Lucy: It works for us, as we are sisters and also friends so if we both need someone to speak to and something that’s not to do with cycling for instance then it’s nice to have someone as close as your sister, but then like all sisters we have our moments. Yeah, sisters sometimes fight – we haven’t been in that situation this year, but I am sure it will happen at some point!

In view of the reports of bullying, and allegations made by Jess Varnish against British Cycling, do you think that joining a professional team is a better way to develop your cycling career rather than the strict set-up that exists on the British Cycling development squad?

Grace: What is being discussed around the events at British Cycling is not expected at all. It’s not a light subject, and it shouldn’t be taken lightly. It was a surprise because you never want to hear of a woman being treated the way that Jess is alleging. It’s sad to hear about it. Obviously, I have chosen not to go on the British Cycling route, and at the minute everything’s going really well.

But I think, as they say, the cream always rises to the top. If you are a good enough rider you’ll make it whether you go through British Cycling or if you go through a different route.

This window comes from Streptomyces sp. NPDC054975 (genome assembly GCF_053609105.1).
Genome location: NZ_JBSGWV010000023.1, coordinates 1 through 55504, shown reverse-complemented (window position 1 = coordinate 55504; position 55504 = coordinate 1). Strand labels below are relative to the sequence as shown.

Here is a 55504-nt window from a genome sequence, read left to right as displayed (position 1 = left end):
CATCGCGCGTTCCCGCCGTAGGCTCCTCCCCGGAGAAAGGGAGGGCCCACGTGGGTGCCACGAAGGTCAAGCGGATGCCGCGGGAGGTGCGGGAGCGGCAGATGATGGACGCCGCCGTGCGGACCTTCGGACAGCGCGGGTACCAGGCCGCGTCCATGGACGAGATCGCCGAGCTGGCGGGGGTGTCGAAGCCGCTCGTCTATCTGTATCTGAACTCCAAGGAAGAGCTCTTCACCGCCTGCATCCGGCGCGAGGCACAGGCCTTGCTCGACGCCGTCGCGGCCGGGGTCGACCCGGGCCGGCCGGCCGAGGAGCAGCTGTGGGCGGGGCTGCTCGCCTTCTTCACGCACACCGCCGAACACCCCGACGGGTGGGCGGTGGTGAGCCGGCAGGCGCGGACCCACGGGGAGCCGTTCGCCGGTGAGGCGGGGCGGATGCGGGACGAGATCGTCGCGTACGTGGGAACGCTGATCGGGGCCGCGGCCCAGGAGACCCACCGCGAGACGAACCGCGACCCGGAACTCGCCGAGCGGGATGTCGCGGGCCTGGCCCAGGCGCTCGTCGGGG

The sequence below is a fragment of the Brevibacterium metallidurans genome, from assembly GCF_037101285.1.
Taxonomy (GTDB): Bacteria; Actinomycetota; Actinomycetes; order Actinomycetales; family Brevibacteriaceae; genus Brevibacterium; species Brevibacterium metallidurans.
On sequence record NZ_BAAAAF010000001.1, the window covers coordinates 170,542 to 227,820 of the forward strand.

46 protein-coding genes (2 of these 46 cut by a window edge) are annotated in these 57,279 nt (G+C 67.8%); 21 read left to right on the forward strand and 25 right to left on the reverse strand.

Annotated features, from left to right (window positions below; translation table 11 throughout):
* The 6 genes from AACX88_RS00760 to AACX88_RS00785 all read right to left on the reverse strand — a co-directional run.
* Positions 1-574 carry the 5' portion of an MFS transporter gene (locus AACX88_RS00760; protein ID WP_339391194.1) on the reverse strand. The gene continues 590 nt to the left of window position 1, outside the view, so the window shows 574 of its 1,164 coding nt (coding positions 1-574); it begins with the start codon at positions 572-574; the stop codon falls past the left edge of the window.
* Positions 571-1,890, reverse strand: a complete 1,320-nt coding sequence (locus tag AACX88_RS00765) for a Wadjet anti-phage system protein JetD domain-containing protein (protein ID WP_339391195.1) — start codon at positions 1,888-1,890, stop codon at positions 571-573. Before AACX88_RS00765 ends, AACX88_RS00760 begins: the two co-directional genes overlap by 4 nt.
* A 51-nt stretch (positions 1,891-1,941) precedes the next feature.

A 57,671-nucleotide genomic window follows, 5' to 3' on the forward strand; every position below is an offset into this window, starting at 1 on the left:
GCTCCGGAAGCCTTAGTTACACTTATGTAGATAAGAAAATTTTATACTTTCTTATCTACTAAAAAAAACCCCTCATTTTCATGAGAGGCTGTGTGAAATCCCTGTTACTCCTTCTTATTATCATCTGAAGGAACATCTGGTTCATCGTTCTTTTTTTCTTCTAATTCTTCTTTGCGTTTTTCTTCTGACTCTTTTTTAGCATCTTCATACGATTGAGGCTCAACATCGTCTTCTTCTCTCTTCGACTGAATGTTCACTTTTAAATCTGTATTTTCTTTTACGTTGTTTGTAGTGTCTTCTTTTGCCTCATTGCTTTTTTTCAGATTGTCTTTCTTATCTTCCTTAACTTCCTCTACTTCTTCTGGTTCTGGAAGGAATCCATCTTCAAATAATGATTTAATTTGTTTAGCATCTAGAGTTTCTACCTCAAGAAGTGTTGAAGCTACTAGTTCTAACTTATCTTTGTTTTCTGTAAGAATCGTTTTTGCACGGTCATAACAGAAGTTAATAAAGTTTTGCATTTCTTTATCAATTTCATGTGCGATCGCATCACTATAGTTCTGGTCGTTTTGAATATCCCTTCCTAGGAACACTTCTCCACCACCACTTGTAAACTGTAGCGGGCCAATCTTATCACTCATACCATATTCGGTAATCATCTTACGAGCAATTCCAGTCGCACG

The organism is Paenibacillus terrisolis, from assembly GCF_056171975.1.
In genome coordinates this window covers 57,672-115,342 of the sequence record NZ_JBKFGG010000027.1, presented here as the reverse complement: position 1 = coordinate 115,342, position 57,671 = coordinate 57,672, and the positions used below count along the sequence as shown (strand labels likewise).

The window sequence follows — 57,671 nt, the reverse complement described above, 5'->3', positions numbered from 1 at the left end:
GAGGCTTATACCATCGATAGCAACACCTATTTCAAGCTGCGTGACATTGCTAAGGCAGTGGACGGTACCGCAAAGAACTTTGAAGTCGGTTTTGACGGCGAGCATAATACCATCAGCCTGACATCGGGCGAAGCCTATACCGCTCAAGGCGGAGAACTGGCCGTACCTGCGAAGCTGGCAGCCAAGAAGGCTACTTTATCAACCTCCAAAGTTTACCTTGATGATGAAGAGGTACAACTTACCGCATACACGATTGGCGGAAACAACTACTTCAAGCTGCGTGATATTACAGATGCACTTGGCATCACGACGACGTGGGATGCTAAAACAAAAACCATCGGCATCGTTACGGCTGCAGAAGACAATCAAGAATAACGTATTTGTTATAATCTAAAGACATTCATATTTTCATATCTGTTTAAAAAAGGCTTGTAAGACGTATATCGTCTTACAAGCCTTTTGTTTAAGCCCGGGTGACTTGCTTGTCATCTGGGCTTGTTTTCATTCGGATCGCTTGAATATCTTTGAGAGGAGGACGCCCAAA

Amy: It depends what type of cycling you want to do, and if you are suited to it as well. British Cycling is track based, whereas I have chosen to do more road stuff and this choice seems to be working for me.

Left: Grace / Right: Lucy

What are your ultimate goals?

Amy: Obviously, the Olympics is always a long-term goal – which route, I am not sure yet, but that’s what I am looking to, and where I’d want to be – at the top end of women’s cycling.

Grace: It’s always hard with the Olympics because it comes around every four years and then the year it comes round, and you are at your peak it might be the wrong type of course for you. So you are lucky if it lands on a year that you are on form and on a course that suits you. The Olympics is just that one day in four years, and everything has to go right on that day. So I guess there is also a lot of luck involved.

Would you have a preference for a World Championship title?

Grace: I don’t have a preference, I just want to win everything!

Lucy: Well, I’ve got two World Junior titles, a senior title would be great – and although it feels like I’ve been doing it for years I have still got a few years in me yet.

Number one international cycle retailer Wiggle is the proud sponsor of Wiggle High5 women’s pro cycling team. You can follow the progress of the Wiggle High5 Pro Cycling Team on Twitter, and by heading over to their website.